Now reboot and MakuluLinux should come up. When done, open the “Grub-Customizer”, give it some time until it has read in your configuration. Now you should see something like “Windows” listed as one of the boot options.
Now you can click on “Save”, and when that has been done, reboot. Your boot Menu should now include Windows and if you select that the PC will boot into Windows. With the Grub Customizer you can also change the default OS your PC should boot into. That is in the “General” tab under “Default Entry”, or you can also change the timer setting, for example from 5 to 10 seconds so you get more time to select the OS you want to boot into.
Installing for Multiple OS’s if the same Hard-Disk has to be shared among all OS’s
If you can’t add a 2nd Disk dedicated to MakuluLinux, then of course this can also be done, but there is some risk involved, so you should be careful and also make an extra backup of your current System before starting.
After that, You start in the same way as I described at the top where you install the OS as a single OS to a UEFI PC, until you get to the partitioning area.
Here you will see more options available than in the single OS installation, but again make sure it says “EFI” in the select storage device, and click on “Manual Partitioning”.
On the Next Window you will see how the system is currently partitioned. If you don’t have any Empty Space, you will now first have to shrink the size of one of the Windows partitions. For the click on the partition you want to shrink and click on “Edit”.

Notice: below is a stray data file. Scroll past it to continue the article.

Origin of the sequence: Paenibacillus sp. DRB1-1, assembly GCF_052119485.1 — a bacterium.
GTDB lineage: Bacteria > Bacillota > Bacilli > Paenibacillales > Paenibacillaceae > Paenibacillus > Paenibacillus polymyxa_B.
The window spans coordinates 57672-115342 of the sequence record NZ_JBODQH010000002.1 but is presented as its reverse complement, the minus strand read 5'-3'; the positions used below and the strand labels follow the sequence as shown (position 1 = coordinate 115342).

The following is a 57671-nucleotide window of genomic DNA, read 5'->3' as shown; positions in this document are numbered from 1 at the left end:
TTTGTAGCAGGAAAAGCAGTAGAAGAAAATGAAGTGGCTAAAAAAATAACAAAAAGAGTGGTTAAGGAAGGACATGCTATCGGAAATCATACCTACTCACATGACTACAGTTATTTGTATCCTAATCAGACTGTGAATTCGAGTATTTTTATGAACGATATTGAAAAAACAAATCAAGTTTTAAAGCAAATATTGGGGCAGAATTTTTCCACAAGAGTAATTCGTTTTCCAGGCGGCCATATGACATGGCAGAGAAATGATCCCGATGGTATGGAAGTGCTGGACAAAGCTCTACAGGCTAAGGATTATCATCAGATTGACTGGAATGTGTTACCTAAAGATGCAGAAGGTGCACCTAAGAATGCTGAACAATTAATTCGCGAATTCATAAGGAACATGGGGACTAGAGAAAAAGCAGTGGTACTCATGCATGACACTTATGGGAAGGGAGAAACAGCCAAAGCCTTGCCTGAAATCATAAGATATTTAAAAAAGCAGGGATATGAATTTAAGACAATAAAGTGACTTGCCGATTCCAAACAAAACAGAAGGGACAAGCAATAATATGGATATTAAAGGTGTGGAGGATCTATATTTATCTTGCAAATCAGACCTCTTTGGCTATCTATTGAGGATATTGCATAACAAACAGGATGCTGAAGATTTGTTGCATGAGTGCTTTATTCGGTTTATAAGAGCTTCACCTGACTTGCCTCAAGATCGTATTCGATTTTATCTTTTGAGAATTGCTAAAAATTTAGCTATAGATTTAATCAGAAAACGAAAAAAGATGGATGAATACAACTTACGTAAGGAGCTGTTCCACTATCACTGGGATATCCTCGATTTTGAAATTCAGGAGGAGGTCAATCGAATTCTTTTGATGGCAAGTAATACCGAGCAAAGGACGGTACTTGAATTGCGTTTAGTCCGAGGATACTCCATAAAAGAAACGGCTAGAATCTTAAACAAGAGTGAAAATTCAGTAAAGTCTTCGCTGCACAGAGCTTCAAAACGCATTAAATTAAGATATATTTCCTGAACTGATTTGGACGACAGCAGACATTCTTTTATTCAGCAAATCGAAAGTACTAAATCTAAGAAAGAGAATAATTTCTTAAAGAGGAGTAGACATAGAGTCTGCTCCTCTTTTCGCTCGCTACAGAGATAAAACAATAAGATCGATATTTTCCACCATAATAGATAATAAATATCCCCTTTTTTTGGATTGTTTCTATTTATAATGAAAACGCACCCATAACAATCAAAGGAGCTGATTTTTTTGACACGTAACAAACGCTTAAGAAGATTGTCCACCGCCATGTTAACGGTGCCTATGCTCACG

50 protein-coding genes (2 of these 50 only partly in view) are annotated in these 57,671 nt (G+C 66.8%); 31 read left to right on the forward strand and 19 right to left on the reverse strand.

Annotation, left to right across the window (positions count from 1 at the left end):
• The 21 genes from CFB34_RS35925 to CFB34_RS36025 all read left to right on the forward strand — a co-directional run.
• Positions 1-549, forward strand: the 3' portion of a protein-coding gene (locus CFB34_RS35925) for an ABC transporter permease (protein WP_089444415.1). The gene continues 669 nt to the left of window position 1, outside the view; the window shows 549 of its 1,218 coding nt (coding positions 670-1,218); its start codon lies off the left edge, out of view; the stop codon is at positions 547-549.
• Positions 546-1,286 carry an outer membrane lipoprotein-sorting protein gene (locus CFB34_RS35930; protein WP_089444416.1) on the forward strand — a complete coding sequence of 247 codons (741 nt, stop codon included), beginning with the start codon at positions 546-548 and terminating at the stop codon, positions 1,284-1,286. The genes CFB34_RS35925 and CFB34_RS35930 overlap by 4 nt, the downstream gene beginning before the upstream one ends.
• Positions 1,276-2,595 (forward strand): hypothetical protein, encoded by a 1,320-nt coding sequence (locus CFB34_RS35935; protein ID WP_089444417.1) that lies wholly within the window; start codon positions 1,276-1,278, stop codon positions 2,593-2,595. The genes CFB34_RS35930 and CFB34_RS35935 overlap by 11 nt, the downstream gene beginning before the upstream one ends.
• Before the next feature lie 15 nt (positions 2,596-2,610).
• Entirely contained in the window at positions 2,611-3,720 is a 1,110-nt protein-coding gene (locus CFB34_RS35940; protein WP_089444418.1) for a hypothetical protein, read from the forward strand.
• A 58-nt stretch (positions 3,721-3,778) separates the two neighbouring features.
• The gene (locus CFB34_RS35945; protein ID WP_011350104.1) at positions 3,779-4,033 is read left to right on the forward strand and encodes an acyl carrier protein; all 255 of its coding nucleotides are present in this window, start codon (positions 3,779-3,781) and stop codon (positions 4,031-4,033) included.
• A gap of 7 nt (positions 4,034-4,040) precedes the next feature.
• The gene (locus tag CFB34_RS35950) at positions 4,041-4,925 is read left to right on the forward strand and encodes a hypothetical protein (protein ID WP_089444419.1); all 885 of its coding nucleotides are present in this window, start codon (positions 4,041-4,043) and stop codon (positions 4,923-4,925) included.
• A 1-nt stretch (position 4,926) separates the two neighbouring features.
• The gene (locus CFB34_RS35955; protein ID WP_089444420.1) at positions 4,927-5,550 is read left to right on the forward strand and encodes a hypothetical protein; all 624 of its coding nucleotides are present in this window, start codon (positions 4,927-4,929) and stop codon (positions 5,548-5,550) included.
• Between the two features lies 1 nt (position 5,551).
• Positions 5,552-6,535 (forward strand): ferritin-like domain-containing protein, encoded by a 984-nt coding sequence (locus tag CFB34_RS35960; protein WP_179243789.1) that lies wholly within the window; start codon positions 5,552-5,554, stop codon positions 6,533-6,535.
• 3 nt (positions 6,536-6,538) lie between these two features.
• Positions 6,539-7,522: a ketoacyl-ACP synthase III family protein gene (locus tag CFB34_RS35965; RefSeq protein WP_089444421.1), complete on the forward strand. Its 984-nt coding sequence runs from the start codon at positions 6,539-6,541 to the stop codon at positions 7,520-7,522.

Now you can reduce the size of the partition either by grabbing the end of the partition and pulling it inward, or by editing the size.
Now you will have “Free Space” which you can select and create your MakuluLinux partition with. Again you should leave further Empty space of the RAM size.
Now select the small FAT32 partition which Windows created originally, and click on “Edit”.
Now leave everything as is, except the “Mount Point”. Use /boot/efi for this. Make sure to not Format this partition. Since it has already been formatted and setup by your previous Linux system, and it works with that already, you could cause more harm if you format that partition.
Next click on the rest of the free space and create your linuxswap partition there as in the single OS installation. After this the rest of the installation goes the same as earlier. The other Oses will be added automatically to the Boot Menu. If after installation MakuluLinux won’t boot, you should still be able to boot your other Linux installs. From one of these run the Grub-Customizer (provided it is installed), and with it MakuluLinux should be found automatically. Click on Save and MakuluLinux should be bootable. If you don’t have this tool installed, running sudo update-grub from a terminal might help.